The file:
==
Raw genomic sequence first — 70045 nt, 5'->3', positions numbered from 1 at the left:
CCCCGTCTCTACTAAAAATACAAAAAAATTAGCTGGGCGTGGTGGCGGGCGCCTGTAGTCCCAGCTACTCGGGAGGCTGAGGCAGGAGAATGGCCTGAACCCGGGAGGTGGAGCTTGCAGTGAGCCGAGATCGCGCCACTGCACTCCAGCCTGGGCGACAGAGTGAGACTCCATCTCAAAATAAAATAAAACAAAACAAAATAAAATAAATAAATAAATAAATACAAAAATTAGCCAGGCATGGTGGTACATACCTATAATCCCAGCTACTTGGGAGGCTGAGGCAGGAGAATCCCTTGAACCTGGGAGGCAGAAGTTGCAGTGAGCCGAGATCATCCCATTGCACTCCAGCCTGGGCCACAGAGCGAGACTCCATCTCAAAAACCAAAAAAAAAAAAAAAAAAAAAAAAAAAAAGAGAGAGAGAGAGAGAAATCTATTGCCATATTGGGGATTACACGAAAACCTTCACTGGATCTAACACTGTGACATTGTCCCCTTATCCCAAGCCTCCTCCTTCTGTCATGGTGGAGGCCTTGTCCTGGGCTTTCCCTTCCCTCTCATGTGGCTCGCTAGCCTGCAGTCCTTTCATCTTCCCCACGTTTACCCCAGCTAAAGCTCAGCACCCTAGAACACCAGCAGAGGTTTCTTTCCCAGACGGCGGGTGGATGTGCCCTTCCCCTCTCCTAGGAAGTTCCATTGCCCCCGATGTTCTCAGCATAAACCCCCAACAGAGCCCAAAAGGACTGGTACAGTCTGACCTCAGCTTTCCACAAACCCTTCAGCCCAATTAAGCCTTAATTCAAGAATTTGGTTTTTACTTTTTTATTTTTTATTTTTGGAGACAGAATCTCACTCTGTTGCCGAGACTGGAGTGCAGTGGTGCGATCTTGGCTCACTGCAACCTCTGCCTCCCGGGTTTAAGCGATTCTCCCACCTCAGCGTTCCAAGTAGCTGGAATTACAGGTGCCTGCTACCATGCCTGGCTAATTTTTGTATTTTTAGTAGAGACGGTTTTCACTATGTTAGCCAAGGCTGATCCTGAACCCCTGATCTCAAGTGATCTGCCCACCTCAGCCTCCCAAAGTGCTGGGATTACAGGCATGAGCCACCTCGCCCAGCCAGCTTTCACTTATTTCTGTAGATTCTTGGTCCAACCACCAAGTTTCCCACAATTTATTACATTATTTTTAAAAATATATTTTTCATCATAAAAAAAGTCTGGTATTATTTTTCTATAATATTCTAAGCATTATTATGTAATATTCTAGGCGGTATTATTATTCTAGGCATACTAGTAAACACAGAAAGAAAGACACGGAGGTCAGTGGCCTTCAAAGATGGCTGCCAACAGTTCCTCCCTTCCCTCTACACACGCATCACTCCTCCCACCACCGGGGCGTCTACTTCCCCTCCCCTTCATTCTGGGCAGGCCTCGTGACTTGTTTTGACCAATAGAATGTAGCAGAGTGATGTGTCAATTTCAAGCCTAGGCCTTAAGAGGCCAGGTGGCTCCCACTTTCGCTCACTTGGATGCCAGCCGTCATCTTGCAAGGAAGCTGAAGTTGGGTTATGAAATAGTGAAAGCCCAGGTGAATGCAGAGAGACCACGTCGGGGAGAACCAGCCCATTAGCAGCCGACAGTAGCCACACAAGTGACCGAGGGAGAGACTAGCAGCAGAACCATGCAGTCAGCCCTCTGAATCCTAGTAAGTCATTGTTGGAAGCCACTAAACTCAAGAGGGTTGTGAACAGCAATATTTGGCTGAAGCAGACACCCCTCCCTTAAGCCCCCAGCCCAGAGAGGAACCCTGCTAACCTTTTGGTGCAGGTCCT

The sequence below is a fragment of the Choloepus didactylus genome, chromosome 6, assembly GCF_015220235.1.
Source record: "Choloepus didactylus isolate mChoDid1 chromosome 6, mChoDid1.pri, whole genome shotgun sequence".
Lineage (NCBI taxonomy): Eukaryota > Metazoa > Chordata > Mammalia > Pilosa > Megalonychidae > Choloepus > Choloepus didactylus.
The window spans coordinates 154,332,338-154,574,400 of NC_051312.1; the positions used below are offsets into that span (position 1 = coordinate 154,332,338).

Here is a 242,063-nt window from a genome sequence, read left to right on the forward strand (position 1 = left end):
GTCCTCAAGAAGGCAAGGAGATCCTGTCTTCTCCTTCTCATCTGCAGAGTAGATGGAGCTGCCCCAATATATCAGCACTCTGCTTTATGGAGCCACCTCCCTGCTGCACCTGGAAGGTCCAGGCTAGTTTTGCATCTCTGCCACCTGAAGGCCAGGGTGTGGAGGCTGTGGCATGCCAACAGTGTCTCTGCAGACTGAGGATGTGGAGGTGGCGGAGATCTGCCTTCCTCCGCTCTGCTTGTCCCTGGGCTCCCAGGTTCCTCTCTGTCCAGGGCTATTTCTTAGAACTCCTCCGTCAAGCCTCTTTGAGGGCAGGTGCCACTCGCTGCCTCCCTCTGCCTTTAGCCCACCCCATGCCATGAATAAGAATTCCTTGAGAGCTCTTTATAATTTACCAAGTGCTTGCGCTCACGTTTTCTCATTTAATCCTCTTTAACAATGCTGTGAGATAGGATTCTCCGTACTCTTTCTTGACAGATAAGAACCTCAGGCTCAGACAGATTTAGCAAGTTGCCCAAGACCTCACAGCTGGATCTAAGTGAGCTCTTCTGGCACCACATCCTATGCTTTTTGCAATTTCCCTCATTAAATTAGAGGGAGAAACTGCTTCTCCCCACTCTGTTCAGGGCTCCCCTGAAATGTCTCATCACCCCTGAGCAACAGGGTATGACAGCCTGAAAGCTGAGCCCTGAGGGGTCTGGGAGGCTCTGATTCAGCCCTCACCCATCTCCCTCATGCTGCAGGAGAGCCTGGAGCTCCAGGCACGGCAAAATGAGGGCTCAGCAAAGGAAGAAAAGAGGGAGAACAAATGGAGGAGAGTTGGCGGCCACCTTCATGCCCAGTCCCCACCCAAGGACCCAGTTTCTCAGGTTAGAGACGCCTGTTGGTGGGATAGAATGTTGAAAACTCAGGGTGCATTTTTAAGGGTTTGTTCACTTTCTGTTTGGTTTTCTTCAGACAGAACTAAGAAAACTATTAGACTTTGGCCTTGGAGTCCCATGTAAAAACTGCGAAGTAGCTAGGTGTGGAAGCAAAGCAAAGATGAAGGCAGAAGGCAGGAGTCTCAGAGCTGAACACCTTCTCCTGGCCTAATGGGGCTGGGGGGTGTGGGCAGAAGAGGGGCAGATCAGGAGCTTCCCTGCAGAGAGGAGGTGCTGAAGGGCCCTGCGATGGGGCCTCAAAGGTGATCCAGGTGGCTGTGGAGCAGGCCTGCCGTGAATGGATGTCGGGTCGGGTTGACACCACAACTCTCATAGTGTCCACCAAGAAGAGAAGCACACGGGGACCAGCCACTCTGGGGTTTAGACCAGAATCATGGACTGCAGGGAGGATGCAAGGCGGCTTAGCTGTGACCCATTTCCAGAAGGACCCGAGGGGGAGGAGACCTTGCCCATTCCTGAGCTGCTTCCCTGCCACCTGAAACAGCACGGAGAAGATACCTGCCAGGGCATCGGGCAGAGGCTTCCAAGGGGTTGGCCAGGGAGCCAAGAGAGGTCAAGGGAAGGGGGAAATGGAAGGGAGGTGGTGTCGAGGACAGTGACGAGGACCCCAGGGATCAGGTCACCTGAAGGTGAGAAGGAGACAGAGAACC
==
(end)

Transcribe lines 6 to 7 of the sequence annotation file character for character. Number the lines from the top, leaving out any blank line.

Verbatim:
The window spans coordinates 154,332,338-154,574,400 of NC_051312.1; the positions used below are offsets into that span (position 1 = coordinate 154,332,338).

Here is a 242,063-nt window from a genome sequence, read left to right on the forward strand (position 1 = left end):